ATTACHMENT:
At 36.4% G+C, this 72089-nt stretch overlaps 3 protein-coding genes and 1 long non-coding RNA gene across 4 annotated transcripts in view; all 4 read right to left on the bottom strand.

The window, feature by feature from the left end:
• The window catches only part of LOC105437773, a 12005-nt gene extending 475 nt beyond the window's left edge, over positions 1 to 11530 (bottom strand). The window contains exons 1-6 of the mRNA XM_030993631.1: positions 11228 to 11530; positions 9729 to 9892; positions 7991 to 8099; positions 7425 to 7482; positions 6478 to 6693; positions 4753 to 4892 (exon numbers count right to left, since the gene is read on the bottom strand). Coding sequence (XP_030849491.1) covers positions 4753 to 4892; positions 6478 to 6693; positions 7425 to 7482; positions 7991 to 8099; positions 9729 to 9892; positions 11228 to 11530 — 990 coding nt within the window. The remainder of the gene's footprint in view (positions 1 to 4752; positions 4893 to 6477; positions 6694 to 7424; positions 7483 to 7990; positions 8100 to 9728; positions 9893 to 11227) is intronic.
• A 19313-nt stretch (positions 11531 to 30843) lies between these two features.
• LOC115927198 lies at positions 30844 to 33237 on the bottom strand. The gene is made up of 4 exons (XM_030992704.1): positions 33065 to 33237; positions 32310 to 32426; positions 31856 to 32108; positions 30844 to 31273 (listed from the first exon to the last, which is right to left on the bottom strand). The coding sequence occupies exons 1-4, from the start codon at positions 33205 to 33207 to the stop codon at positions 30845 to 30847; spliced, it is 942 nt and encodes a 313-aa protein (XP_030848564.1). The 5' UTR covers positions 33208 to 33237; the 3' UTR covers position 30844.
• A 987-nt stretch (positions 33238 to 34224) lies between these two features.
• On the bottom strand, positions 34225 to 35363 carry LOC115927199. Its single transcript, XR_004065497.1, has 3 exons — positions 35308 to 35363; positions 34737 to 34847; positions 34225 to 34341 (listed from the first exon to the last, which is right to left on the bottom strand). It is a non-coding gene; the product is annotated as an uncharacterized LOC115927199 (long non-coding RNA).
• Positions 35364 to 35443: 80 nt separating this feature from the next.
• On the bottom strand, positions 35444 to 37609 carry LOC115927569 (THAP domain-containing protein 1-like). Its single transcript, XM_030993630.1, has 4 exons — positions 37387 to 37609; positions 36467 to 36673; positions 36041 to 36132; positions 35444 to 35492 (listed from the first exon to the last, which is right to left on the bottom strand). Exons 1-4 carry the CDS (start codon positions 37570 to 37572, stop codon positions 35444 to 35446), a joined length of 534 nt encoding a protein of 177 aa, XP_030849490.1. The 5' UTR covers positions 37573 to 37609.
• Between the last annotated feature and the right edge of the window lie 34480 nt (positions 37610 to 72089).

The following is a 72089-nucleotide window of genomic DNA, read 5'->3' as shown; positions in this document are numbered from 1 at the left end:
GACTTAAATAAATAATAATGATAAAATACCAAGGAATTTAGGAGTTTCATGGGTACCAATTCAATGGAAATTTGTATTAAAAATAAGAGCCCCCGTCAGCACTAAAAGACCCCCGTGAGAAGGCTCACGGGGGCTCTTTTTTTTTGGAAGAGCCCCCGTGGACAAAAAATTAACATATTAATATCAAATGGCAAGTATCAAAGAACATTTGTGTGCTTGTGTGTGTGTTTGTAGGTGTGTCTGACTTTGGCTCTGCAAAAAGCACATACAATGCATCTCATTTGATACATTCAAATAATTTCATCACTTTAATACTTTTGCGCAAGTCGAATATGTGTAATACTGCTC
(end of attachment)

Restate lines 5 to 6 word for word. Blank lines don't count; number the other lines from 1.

• LOC115927198 lies at positions 30844 to 33237 on the bottom strand. The gene is made up of 4 exons (XM_030992704.1): positions 33065 to 33237; positions 32310 to 32426; positions 31856 to 32108; positions 30844 to 31273 (listed from the first exon to the last, which is right to left on the bottom strand). The coding sequence occupies exons 1-4, from the start codon at positions 33205 to 33207 to the stop codon at positions 30845 to 30847; spliced, it is 942 nt and encodes a 313-aa protein (XP_030848564.1). The 5' UTR covers positions 33208 to 33237; the 3' UTR covers position 30844.
• A 987-nt stretch (positions 33238 to 34224) lies between these two features.